Still I got to sit there and have an interseting chat with a man from Sri Lanka (who works in “human resources for the garmet industry”, meaning he oversees one of Sara Lee’s sweatshops manufacturing lingerie for Victoria Secrets). We chatted a while about how the number of people living on the streets in Seattle had really shocked him. Nothing quite like having someone from the Global South whose country that has had 30 years of civil war telling you you’ve got a poverty problem.

update: well I made it home proving that it is still possible to fly in this country without a photo id. but I can’t say I would recommend the experience.

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Foutain and Robert Newman

March 29th, 2004

Robert Newman was in town last night on his book tour for Fountain at the Center of the World. He left today for a week long run through Canada (Vancouver, tomorrow, Monday March 29th, Toronto March 30th, arriving in Montreal March 31st for the Literary Festival)

I’ve been enjoying Fountain, I bought it on the basis of a recommendation and Soft Skull’s good name, and forgot about it until Rabble reminded me.

Its been labeled as a “political novel”, an awkward and problematic concepts. Ignore it. And ignore the cover blurbs.(it is nothing like Catch 22, thankfully) Its a novel of modern life that doesn’t try to be great literature, but doesn’t relegate itself to trash heap of chick/dick lit which seems to be the accepted modern form. Newman has spun a wonderfully clear eyed fable of clashing worlds, that steers clear of easy answers (those of the dominant culture, or otherwise), and has deep sympathy for its cast especially its core, the brothers Chano, the Mexican brother, the dispirited activist, disillusioned, sometimes fugitive, and Evan, the English brother, a PR consultant, Cayce Pollard with the fairy dust blown off, powerful, angry, and losing control. The prose can switch from dream time, to hectic, before settling into the comfortable rhythm of old friends talking, all allisions, and short hand, and comfortable pauses, but the world is turned upside down, and we’re off to again.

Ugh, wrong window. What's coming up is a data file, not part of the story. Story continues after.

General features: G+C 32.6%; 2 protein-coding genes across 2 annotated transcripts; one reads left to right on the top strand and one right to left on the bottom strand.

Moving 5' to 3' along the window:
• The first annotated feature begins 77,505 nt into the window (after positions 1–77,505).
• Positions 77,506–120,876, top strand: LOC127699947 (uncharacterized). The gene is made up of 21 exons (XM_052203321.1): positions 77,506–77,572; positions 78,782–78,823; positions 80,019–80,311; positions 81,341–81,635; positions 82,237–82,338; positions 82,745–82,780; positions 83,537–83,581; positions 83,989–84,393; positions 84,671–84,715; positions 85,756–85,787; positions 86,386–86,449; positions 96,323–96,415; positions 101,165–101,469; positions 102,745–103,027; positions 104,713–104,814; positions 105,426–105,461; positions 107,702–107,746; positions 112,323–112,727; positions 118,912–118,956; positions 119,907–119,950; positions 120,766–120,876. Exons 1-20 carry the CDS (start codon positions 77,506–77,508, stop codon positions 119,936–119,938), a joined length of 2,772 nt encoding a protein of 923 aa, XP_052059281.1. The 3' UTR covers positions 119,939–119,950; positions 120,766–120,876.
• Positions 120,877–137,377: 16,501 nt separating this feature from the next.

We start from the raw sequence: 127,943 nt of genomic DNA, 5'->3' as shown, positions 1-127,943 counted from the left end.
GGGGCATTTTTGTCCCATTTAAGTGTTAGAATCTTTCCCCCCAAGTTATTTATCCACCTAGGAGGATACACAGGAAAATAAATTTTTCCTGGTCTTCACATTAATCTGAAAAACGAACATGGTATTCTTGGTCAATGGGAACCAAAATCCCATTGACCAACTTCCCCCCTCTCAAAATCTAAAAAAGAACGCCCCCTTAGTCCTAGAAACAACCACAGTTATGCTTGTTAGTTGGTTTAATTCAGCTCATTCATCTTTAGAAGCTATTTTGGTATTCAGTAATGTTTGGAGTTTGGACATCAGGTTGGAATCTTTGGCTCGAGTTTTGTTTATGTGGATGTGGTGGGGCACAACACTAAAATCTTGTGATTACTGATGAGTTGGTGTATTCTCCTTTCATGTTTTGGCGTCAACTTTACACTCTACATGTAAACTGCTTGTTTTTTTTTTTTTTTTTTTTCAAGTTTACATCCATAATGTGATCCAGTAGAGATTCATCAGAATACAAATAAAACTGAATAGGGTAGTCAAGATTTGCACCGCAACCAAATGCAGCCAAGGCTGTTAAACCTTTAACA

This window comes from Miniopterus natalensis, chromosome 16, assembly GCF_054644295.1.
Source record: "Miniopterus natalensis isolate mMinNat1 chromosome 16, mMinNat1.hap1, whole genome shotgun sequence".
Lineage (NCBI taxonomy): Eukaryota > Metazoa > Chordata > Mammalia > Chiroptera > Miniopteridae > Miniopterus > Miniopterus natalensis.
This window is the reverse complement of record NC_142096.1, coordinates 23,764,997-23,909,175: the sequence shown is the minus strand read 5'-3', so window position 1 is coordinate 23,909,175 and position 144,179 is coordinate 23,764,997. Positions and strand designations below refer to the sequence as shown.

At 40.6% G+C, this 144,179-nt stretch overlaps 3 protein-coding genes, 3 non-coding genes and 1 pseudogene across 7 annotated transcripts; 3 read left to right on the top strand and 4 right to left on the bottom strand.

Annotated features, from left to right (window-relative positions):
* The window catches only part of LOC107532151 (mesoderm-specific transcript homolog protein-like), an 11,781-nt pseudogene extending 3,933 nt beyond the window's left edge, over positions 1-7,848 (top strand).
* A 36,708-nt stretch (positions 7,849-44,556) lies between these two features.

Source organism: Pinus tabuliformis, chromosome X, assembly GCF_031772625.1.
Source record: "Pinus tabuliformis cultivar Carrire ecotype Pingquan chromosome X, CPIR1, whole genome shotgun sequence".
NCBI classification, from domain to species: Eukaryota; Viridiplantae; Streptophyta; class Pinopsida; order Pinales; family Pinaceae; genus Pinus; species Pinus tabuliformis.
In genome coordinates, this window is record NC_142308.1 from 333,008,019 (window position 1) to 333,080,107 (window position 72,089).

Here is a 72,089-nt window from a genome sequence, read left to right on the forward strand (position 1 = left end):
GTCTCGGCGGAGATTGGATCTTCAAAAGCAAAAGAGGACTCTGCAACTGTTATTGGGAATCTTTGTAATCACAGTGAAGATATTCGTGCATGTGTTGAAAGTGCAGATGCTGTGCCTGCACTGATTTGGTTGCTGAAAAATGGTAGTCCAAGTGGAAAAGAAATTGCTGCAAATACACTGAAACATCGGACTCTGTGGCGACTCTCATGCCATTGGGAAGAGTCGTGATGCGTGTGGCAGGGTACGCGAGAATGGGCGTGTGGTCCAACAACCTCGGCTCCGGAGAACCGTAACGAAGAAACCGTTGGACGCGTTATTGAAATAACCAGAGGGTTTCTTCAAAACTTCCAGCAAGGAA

In person he is very different. You can tell his other gig is stand up comedy, and yet even there he steered clear of the easy jokes ( (though his story involving a time traveling DeLorean, the Office of Global Communication, and religious fundamentalist take over of America spear headed by the unelected son of an oil baron was a great take on a classic), mixing in meditation on history, and the novel (how many comics involve Turgenev, Tolstoy, and Kundera in their patter?). As the time came to actually read from the novel he got more nervous, visibly agitated, I wonder how often Newman the comic, and Newman the author meet? Or it could be that he was back in Seattle, the scene of the novels climax (November 1999). Anyway my advice is read it, it goes fast, and is interesting and enjoyable, and go see Robert talk, he is funny and a fellow traveller. But if he starts reading the riot porn from the back of the book ask for some of the scenes from Mexico, which are often brilliant, and fresh.

We actually spent a while chatting over coffee after the reading, finding all the people we knew in common, and he told me about his trip across the country (“my empirically gather evidence suggests that 80% of American are anarchists who run their own infoshops”). He is definitely worth looking up.